Growing in Understanding and Faith

A chance to meet and understand your neighbors.

About 150 people packed Barry Auditorium to meet and learn from community members who are Muslim.

The event was called Meet Your Muslim Neighbor. The panel, which included three Concordia students, a faculty member, a staff member, and a member of the community, addressed what their Muslim faith means to them and questions posed by the audience.

The event was hosted by the Forum on Faith and Life, the Office of Diversity, and the student groups Better Together and Muslim Student Association. Moderated by Alexander O’Connell ’21, an Interfaith Scholar, the goal of the event was to hear from people who identify as Muslim and what their lived experiences are in the Fargo-Moorhead community.

Many of the panelists have lived in Fargo-Moorhead for more than a decade. Dr. Ahmed Kamel, Concordia professor of computer science and management information systems, has been a part of the community for more than 20 years. He wanted to participate in the conversation because of his passion for interfaith work. When asked what it means to practice his religion, Kamel says it has to do with his everyday living.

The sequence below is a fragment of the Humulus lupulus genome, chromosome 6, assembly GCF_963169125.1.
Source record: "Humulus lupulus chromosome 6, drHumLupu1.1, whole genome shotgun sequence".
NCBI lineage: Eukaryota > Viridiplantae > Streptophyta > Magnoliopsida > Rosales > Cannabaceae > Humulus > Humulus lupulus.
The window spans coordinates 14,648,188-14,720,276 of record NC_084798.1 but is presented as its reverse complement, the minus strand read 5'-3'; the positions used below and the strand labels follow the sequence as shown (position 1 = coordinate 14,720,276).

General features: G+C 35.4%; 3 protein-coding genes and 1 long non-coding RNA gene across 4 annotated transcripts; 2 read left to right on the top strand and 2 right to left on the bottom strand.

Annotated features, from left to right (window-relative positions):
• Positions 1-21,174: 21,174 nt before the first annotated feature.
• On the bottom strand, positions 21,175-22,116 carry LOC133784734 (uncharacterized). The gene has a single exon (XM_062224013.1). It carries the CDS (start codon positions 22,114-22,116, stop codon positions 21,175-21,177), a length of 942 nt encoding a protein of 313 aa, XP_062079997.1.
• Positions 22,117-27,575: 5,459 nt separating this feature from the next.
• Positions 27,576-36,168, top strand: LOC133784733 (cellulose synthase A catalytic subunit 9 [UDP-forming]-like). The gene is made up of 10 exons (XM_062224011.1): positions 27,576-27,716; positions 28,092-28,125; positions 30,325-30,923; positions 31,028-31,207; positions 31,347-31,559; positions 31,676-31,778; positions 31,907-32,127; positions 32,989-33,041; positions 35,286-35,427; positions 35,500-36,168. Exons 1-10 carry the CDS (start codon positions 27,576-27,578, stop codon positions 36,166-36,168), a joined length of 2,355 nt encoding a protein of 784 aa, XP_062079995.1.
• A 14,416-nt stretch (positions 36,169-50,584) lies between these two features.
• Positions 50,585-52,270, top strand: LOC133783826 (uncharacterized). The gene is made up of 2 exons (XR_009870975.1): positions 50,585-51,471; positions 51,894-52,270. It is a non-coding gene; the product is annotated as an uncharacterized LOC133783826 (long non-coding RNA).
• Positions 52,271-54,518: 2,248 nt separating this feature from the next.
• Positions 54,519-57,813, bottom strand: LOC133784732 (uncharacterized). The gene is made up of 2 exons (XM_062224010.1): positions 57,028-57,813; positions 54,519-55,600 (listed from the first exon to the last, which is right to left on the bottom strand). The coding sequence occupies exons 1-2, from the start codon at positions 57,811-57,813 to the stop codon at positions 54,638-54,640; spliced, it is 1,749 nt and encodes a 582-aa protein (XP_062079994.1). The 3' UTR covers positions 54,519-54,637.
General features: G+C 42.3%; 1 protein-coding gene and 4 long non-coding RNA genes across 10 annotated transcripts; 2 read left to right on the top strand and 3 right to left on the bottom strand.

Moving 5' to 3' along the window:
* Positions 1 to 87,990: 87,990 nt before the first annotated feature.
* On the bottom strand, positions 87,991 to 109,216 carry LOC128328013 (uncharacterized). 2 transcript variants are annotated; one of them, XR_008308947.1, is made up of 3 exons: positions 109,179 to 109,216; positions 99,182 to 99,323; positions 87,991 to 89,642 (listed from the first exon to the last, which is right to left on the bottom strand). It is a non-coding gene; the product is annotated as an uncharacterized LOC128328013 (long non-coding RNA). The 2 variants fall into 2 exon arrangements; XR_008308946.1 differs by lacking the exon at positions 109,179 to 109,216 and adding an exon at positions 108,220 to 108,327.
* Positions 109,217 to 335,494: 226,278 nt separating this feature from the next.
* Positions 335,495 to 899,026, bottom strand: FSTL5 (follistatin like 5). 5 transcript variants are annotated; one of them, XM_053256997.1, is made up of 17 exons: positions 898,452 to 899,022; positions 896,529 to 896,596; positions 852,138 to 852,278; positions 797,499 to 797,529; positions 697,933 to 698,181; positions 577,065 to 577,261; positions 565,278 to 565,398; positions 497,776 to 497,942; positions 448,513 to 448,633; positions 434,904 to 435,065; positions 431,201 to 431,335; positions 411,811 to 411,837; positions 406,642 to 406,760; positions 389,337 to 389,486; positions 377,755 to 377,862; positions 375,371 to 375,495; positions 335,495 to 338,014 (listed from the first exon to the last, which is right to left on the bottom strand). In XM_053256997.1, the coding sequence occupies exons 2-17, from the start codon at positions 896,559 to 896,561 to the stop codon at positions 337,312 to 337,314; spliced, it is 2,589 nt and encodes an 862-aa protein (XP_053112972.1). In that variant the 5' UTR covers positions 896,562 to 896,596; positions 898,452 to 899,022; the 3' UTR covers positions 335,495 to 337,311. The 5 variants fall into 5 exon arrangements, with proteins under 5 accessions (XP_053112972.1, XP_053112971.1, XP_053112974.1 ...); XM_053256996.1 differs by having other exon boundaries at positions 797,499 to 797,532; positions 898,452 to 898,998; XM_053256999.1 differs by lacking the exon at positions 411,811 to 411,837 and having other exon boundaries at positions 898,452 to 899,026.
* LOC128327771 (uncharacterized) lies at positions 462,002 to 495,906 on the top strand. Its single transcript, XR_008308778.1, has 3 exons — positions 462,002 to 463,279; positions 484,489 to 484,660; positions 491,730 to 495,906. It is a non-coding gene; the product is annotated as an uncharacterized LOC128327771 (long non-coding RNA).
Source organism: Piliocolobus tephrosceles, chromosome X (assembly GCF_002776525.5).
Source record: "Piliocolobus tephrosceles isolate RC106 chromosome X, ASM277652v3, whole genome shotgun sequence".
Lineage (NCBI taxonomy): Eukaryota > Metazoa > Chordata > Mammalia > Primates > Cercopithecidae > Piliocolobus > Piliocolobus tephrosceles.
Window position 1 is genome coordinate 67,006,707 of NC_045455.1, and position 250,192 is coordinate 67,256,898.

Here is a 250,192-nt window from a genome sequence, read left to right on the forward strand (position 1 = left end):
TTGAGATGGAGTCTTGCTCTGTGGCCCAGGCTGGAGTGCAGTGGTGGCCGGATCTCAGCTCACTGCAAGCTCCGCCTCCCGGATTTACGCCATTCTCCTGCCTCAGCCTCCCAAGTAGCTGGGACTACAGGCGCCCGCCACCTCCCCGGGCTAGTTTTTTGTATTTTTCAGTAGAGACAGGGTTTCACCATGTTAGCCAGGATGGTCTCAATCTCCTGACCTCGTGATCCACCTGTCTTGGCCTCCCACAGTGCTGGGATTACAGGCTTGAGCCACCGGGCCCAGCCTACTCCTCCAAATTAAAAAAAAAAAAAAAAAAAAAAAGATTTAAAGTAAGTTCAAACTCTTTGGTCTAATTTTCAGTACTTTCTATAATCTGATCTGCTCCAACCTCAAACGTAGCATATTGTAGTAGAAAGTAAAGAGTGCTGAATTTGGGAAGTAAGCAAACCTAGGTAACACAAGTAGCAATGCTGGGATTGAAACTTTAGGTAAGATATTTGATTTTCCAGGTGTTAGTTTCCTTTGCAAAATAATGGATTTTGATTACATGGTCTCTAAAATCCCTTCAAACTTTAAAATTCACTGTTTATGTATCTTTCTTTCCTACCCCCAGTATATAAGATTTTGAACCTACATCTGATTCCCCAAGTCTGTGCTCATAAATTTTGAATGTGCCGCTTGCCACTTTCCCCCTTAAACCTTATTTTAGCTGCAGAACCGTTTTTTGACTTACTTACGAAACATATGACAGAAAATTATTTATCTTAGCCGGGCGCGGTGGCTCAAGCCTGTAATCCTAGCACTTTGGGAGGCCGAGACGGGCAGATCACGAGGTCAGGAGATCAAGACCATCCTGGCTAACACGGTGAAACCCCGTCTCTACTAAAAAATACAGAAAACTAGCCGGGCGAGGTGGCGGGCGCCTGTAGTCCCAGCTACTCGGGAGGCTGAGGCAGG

“When I am preparing to do my best to teach my class, I am practicing my religion,” Kamel says. “When I serve someone in my community, I am practicing my religion.”

Student Sarah Mohamed ’22, president of Concordia’s newly founded chapter of the Muslim Student Association, says her faith has been the guide for who she will be.

“Islam has helped me figure out what I am to be in the world,” Mohamed says. “I was born and raised Muslim. It took me a while to figure out what Islam meant to me.”

Fauzia Haider, now a retired physician, moved to the United States from Pakistan and worked as a doctor in Fargo-Moorhead.

“[My Muslim faith is] about being a better human being. I became a doctor because I wanted to serve people,” she says. 

The panelists didn’t agree on all topics and pointed out that while they have their religion in common, they are all different people from different geographical and cultural backgrounds.

Nassimi El Kasmi, an international student from Morocco, says coming to Fargo-Moorhead stretched her to learn more about her Muslim faith.

“This year is my second year as an international student. Where I had been living was around only Muslims,” she says. “Living here pushed me to read books about Islam so when I was having conversations I had more information.”

Dr. Jacqueline Bussie, the director of one of the event sponsors the Forum on Faith and Life, says, “The packed house for this event – standing room only – indicates the deep yearning of students, faculty, and staff on our campus to engage in authentic dialogue, listen to one another’s stories, learn more about each other’s faith identities, and grow in compassion. I am so grateful to be a part of a community that shows up for conversations like this about faith and life.”